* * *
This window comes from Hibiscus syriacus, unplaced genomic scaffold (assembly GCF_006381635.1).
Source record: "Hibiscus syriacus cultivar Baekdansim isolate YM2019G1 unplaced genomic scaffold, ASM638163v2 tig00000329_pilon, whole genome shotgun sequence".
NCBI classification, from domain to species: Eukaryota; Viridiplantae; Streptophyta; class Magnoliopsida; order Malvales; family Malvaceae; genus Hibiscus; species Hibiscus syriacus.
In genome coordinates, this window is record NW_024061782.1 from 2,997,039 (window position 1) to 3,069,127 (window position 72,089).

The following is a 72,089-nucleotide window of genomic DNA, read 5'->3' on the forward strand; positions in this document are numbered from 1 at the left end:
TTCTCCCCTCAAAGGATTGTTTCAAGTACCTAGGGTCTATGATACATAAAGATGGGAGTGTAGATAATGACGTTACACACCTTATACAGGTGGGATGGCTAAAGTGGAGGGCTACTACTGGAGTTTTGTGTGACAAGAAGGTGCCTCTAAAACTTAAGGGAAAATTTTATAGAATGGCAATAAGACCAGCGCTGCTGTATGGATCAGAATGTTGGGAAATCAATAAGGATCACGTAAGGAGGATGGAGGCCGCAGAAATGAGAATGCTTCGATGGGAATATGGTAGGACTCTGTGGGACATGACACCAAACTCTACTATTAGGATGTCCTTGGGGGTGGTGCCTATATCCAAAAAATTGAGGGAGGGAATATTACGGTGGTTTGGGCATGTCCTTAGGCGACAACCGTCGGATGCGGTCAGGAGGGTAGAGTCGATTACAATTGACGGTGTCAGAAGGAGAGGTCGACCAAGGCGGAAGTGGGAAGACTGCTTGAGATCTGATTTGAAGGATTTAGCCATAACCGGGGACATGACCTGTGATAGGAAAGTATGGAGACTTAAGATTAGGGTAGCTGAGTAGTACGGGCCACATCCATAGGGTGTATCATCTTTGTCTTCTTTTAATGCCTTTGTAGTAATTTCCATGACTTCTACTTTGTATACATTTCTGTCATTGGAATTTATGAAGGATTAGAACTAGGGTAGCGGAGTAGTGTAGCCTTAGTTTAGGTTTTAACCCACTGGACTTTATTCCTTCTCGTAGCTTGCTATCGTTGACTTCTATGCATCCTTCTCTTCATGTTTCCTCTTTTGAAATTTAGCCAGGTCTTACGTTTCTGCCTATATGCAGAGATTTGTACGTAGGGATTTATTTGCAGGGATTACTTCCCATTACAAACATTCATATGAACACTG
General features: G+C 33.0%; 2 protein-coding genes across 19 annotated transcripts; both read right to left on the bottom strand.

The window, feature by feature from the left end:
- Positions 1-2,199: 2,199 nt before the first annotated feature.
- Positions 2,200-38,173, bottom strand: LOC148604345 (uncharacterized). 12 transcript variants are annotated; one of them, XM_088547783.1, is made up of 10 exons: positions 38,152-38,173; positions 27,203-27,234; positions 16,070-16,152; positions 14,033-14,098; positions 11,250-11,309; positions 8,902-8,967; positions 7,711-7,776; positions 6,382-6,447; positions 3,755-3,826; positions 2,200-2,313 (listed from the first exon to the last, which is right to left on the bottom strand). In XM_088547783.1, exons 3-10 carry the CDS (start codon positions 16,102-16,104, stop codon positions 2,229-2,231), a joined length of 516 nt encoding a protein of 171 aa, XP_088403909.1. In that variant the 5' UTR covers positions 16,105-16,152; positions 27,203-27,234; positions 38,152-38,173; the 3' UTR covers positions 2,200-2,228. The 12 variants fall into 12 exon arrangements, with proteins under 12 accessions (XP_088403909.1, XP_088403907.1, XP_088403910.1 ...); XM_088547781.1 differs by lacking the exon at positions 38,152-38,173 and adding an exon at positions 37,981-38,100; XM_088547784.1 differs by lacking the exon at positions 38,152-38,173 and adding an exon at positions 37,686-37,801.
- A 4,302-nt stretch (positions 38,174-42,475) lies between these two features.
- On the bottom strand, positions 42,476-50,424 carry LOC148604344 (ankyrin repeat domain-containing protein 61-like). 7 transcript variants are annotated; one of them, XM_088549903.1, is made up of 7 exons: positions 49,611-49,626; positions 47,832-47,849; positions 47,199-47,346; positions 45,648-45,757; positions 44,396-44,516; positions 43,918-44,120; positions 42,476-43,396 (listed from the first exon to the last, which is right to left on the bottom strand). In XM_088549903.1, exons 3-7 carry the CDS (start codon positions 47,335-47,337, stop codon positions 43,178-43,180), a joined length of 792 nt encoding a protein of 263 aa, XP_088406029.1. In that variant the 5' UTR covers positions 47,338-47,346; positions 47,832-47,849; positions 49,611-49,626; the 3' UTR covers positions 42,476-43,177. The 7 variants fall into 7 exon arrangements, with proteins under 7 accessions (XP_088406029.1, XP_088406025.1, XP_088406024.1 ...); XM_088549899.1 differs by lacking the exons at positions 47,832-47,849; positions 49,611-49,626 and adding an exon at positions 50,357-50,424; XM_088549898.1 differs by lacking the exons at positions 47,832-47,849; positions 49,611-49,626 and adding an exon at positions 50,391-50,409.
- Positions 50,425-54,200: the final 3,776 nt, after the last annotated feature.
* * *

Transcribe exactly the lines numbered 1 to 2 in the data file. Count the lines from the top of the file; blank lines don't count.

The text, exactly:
This window comes from Hibiscus syriacus, unplaced genomic scaffold (assembly GCF_006381635.1).
Source record: "Hibiscus syriacus cultivar Baekdansim isolate YM2019G1 unplaced genomic scaffold, ASM638163v2 tig00000329_pilon, whole genome shotgun sequence".